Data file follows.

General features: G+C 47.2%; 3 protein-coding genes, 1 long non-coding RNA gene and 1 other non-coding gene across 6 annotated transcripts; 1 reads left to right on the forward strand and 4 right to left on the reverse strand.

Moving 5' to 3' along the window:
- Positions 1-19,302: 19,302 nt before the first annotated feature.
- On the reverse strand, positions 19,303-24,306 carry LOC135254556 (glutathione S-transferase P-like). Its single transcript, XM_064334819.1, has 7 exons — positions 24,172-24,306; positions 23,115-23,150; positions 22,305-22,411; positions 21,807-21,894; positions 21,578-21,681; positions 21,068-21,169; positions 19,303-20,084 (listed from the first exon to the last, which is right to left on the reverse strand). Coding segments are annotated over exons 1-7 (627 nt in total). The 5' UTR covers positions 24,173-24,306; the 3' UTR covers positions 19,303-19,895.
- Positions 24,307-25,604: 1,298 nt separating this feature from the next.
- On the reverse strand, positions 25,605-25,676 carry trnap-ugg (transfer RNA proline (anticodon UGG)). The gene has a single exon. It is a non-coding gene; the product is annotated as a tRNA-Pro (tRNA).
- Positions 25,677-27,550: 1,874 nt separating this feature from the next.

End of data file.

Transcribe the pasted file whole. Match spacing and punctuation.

General features: G+C 47.2%; 3 protein-coding genes, 1 long non-coding RNA gene and 1 other non-coding gene across 6 annotated transcripts; 1 reads left to right on the forward strand and 4 right to left on the reverse strand.

Moving 5' to 3' along the window:
- Positions 1-19,302: 19,302 nt before the first annotated feature.
- On the reverse strand, positions 19,303-24,306 carry LOC135254556 (glutathione S-transferase P-like). Its single transcript, XM_064334819.1, has 7 exons — positions 24,172-24,306; positions 23,115-23,150; positions 22,305-22,411; positions 21,807-21,894; positions 21,578-21,681; positions 21,068-21,169; positions 19,303-20,084 (listed from the first exon to the last, which is right to left on the reverse strand). Coding segments are annotated over exons 1-7 (627 nt in total). The 5' UTR covers positions 24,173-24,306; the 3' UTR covers positions 19,303-19,895.
- Positions 24,307-25,604: 1,298 nt separating this feature from the next.
- On the reverse strand, positions 25,605-25,676 carry trnap-ugg (transfer RNA proline (anticodon UGG)). The gene has a single exon. It is a non-coding gene; the product is annotated as a tRNA-Pro (tRNA).
- Positions 25,677-27,550: 1,874 nt separating this feature from the next.